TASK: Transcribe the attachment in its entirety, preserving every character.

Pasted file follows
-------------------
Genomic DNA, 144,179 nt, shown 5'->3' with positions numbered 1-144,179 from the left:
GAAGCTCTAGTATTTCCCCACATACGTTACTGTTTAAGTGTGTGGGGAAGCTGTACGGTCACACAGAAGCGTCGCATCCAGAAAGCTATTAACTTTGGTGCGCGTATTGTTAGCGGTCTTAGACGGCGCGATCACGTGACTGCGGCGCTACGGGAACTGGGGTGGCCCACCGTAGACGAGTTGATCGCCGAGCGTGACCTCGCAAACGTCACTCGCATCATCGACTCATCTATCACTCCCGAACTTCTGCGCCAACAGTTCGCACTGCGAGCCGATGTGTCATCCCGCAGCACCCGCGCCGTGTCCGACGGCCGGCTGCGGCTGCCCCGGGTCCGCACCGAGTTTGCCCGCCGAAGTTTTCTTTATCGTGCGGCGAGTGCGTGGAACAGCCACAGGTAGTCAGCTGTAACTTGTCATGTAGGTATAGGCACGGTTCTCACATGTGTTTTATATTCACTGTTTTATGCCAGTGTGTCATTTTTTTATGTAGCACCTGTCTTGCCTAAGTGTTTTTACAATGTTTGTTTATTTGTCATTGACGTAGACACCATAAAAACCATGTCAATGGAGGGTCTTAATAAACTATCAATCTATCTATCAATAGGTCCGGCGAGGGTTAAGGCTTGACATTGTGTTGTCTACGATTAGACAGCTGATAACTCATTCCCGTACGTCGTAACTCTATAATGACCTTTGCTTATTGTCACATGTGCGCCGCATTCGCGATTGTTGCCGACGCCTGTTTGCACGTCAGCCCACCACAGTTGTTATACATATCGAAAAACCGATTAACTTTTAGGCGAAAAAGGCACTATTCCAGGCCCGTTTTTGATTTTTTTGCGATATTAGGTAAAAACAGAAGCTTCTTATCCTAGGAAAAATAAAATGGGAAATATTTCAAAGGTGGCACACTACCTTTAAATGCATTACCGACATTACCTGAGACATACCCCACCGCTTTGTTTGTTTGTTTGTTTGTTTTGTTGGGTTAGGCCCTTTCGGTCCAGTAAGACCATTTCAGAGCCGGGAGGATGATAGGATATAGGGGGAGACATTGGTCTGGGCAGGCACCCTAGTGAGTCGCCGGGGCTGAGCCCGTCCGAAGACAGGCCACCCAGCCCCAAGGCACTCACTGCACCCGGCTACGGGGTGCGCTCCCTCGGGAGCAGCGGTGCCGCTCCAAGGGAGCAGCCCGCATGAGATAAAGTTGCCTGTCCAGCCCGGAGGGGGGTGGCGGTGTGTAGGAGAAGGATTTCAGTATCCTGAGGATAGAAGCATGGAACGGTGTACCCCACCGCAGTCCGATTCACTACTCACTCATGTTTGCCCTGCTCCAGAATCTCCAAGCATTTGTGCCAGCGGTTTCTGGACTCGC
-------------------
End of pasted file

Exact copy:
Genomic DNA, 144,179 nt, shown 5'->3' with positions numbered 1-144,179 from the left:
GAAGCTCTAGTATTTCCCCACATACGTTACTGTTTAAGTGTGTGGGGAAGCTGTACGGTCACACAGAAGCGTCGCATCCAGAAAGCTATTAACTTTGGTGCGCGTATTGTTAGCGGTCTTAGACGGCGCGATCACGTGACTGCGGCGCTACGGGAACTGGGGTGGCCCACCGTAGACGAGTTGATCGCCGAGCGTGACCTCGCAAACGTCACTCGCATCATCGACTCATCTATCACTCCCGAACTTCTGCGCCAACAGTTCGCACTGCGAGCCGATGTGTCATCCCGCAGCACCCGCGCCGTGTCCGACGGCCGGCTGCGGCTGCCCCGGGTCCGCACCGAGTTTGCCCGCCGAAGTTTTCTTTATCGTGCGGCGAGTGCGTGGAACAGCCACAGGTAGTCAGCTGTAACTTGTCATGTAGGTATAGGCACGGTTCTCACATGTGTTTTATATTCACTGTTTTATGCCAGTGTGTCATTTTTTTATGTAGCACCTGTCTTGCCTAAGTGTTTTTACAATGTTTGTTTATTTGTCATTGACGTAGACACCATAAAAACCATGTCAATGGAGGGTCTTAATAAACTATCAATCTATCTATCAATAGGTCCGGCGAGGGTTAAGGCTTGACATTGTGTTGTCTACGATTAGACAGCTGATAACTCATTCCCGTACGTCGTAACTCTATAATGACCTTTGCTTATTGTCACATGTGCGCCGCATTCGCGATTGTTGCCGACGCCTGTTTGCACGTCAGCCCACCACAGTTGTTATACATATCGAAAAACCGATTAACTTTTAGGCGAAAAAGGCACTATTCCAGGCCCGTTTTTGATTTTTTTGCGATATTAGGTAAAAACAGAAGCTTCTTATCCTAGGAAAAATAAAATGGGAAATATTTCAAAGGTGGCACACTACCTTTAAATGCATTACCGACATTACCTGAGACATACCCCACCGCTTTGTTTGTTTGTTTGTTTGTTTTGTTGGGTTAGGCCCTTTCGGTCCAGTAAGACCATTTCAGAGCCGGGAGGATGATAGGATATAGGGGGAGACATTGGTCTGGGCAGGCACCCTAGTGAGTCGCCGGGGCTGAGCCCGTCCGAAGACAGGCCACCCAGCCCCAAGGCACTCACTGCACCCGGCTACGGGGTGCGCTCCCTCGGGAGCAGCGGTGCCGCTCCAAGGGAGCAGCCCGCATGAGATAAAGTTGCCTGTCCAGCCCGGAGGGGGGTGGCGGTGTGTAGGAGAAGGATTTCAGTATCCTGAGGATAGAAGCATGGAACGGTGTACCCCACCGCAGTCCGATTCACTACTCACTCATGTTTGCCCTGCTCCAGAATCTCCAAGCATTTGTGCCAGCGGTTTCTGGACTCGC